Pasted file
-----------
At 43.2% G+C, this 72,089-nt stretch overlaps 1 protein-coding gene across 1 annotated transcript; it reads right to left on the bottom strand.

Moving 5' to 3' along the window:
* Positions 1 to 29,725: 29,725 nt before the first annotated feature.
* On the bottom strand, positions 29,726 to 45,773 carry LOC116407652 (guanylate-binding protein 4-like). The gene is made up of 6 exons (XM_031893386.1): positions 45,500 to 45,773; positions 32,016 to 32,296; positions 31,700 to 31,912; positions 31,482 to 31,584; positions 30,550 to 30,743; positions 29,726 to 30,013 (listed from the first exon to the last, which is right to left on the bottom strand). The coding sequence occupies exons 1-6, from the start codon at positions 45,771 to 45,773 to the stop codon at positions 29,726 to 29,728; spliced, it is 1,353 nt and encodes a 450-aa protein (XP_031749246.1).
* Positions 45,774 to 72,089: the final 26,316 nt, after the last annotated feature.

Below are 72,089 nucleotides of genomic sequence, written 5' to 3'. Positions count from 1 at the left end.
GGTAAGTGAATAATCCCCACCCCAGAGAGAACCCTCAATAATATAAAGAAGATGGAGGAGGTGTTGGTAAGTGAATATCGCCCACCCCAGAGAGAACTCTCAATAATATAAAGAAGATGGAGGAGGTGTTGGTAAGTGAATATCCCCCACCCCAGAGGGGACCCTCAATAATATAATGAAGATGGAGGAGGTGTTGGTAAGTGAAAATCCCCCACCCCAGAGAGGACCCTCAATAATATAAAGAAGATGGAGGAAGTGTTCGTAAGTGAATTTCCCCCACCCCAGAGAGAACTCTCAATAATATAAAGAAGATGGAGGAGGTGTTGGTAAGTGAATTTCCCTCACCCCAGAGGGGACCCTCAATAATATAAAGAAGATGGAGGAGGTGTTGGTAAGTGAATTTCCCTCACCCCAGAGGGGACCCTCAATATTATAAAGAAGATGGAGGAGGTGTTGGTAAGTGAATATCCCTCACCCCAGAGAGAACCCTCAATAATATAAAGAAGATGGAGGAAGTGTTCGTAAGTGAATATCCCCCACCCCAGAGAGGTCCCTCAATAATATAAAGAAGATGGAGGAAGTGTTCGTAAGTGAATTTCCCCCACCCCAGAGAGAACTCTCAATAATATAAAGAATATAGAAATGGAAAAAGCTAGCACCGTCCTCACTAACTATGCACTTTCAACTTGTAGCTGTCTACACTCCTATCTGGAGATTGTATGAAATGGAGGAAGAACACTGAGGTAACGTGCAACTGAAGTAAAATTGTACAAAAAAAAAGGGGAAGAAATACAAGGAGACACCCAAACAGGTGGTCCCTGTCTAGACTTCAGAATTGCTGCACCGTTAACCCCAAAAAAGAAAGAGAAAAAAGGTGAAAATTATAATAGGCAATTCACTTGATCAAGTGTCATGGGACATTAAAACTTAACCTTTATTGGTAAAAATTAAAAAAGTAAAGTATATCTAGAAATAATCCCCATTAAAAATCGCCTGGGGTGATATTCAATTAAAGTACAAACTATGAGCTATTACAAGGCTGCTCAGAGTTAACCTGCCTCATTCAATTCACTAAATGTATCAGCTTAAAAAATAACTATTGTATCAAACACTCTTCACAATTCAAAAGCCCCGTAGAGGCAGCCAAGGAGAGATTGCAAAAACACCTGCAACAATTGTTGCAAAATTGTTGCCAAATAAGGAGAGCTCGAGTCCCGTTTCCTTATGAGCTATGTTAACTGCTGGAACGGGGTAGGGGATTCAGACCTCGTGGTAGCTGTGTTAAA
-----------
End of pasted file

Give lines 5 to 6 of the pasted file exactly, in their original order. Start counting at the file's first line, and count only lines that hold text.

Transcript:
* Positions 45,774 to 72,089: the final 26,316 nt, after the last annotated feature.

Below are 72,089 nucleotides of genomic sequence, written 5' to 3'. Positions count from 1 at the left end.